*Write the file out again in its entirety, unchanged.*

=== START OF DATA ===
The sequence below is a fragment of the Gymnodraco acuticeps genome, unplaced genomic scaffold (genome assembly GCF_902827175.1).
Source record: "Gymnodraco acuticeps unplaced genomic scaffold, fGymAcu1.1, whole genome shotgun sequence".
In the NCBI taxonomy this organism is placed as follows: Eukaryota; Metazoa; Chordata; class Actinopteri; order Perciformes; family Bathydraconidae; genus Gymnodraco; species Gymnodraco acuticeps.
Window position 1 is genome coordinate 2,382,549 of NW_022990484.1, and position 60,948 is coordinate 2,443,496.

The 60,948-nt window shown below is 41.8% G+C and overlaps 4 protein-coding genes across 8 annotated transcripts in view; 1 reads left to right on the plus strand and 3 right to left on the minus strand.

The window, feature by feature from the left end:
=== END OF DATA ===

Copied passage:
The sequence below is a fragment of the Gymnodraco acuticeps genome, unplaced genomic scaffold (genome assembly GCF_902827175.1).
Source record: "Gymnodraco acuticeps unplaced genomic scaffold, fGymAcu1.1, whole genome shotgun sequence".
In the NCBI taxonomy this organism is placed as follows: Eukaryota; Metazoa; Chordata; class Actinopteri; order Perciformes; family Bathydraconidae; genus Gymnodraco; species Gymnodraco acuticeps.
Window position 1 is genome coordinate 2,382,549 of NW_022990484.1, and position 60,948 is coordinate 2,443,496.

The 60,948-nt window shown below is 41.8% G+C and overlaps 4 protein-coding genes across 8 annotated transcripts in view; 1 reads left to right on the plus strand and 3 right to left on the minus strand.

The window, feature by feature from the left end: